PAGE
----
Forcing someone to watch, instead, daily updates from the sewer of the cultural apocalypse really is cruel and unusual punishment. ;)

    • B.E. Ward

      Life on the Rock is a soothing balm compared to Crossing The Goal. The latter makes me cringe every time it’s on.

      • Mark S. (not for Shea)

        We have 2 Catholic TV channels: EWTN and another one. I watch the other one. All of EWTN’s programming seems to be geared toward people 65 years of age and over.

  • ModerateMom17

    I say he should have to watch Duck Dynasty and infomercials with his eyes propped open so he can’t escape it.

  • Matthew

    What I find odd, and what is happening already in a few of these posts, is the argument that we should NOT execute him because it is not cruel enough. I regularly run into people who are opposed to the death penalty because they want the convicted criminal to really suffer and not “get off easy”.
    All that being said, I wonder how long he would survive in the general population of any prison.

    • Donna

      The late Fr. Neuhaus, God rest his soul, wrote about this sort of thing back in 2006.

      ” For reasons I will not repeat here, I am opposed to capital punishment, believing it is warranted in only extremely rare circumstances. Yet I find myself in the odd position of frequently being portrayed as a supporter of capital punishment because I have on occasion publicly challenged the claims of some who oppose it. The most common claim, advanced by those who appear to be much more concerned about capital punishment than about abortion, is that the two are morally equivalent. This rather conveniently ignores, among other things, the difference between guilt and innocence. It is generally agreed that criminals should be punished. Nobody, or at least nobody I know, argues that the unborn baby should be punished. Although some feminists describe a pregnancy as an “unjust aggression.” A further claim is that supporters of capital punishment are lacking in compassion. No doubt some of them are. It is chilling to see, as we sometimes do see, crowds outside prisons cheering an execution. This is not solemn punishment but gleeful vengeance. But some of the most blood-curdling statements I’ve read come from those claiming the moral high ground in their opposition to capital punishment. Some years ago, in the paper of the New York Archdiocese, there was an editorial opposing the death penalty for a bombing in which children had been killed. The editor said he should be locked in an isolation cell, fed on bread and water, and be forced to listen to high volume simulations of the screams of his victims, without interruption, for the rest of his life. More recently, Michelle Cottle of the New Republic came out against the death penalty for Zacarias Moussaoui, the terrorist in the crash of Flight 93. He is, she says, a “sorry excuse for a human being” and “scum,” but he does not deserve to die—”not because death would be too harsh a penalty, but because it would be too easy.” She continues: “I mean, how bad can the idea of lethal injection be to a guy who was ready to fly a plane into a building? So while I personally believe that, in a just world, Moussauoi would be torn apart by angry ferrets, I can’t help but question our rush to turn him into a shining example of martyrdom for all his aspiring terrorist pals. Better to throw the failed jihadist into a cell with a large, surly redneck with a scorching case of xenophobia and let him spend the rest of his miserable life learning about pain and terror firsthand.” Whatever else may inform Ms. Cottle’s opposition to capital punishment, it is hardly compassion. Principled defenders of the death penalty do not view criminals as sub-human scum or hatefully wish upon them perpetual humiliation and suffering. Rather, they see the criminal as divinely endowed with human dignity and responsibility, and, precisely as such, required in justice to forfeit his life for the life or lives he has taken. As I say, I do not find that argument convincing, but it is the argument that needs to be engaged, and it is in sharpest contrast to the viciousness of the more zealous opponents, and supporters, of capital punishment. “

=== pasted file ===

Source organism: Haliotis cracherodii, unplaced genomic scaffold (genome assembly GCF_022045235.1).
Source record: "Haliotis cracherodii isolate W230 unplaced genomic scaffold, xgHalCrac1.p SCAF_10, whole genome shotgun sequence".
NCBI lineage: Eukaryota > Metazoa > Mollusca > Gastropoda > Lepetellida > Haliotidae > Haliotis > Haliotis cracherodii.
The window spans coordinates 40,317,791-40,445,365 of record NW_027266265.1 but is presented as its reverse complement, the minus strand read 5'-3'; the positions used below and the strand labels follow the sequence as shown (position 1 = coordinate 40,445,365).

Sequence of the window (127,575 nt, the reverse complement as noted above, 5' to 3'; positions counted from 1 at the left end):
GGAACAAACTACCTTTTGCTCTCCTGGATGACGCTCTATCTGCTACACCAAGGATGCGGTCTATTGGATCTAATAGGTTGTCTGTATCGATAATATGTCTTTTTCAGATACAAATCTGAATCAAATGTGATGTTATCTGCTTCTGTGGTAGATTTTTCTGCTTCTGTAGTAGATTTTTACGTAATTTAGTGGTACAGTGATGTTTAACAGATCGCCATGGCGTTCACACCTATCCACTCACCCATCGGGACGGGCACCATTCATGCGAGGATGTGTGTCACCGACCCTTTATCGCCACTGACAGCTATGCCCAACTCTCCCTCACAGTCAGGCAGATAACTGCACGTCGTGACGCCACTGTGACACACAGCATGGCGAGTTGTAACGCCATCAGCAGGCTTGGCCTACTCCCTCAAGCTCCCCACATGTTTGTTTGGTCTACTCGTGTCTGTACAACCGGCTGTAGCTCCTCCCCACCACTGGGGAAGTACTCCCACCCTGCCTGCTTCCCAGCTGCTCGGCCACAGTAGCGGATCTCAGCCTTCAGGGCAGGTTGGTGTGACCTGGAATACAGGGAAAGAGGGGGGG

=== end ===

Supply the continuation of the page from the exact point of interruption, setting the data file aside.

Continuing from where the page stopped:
• Pat

    I hope he is able to be visited while in prison by Christians (preferrably Catholic) and a friendship develops and he is converted by our Lord. That would be the ultimate torture to the father of lies. Most importantly it would save his soul.

  • B.E. Ward

    Along these lines, in the event that Gosnell is found guilty and sentenced to the death penalty, I would love to see a broad team of Christian legal organizations come together and file many, many briefs and petitions to have his sentence reduced to life in prison.

    • wlinden

      And along THOSE lines, I did not notice any of the leftwing “anti-capital-punishment” groups oppose the execution of Paul Hill. (I would be delighted to be proved wrong.)

  • Lisa O

    Maybe Obama could avoid the whole issue by “droning” him. It’s worked well on a thousand more or less guilty people in other parts of the world.

    Otherwise make him watch The Golden Girls and Frazier.

  • http://www.facebook.com/people/Patrick-J-Loveless/100000216363826 Patrick J Loveless

    Not having cable, I am too poor to be subjected to such evils.

    • Mike Harrison

      Blessed are the poor …

  • tz1

    It does not constitute so much torture as a slow lobotomy.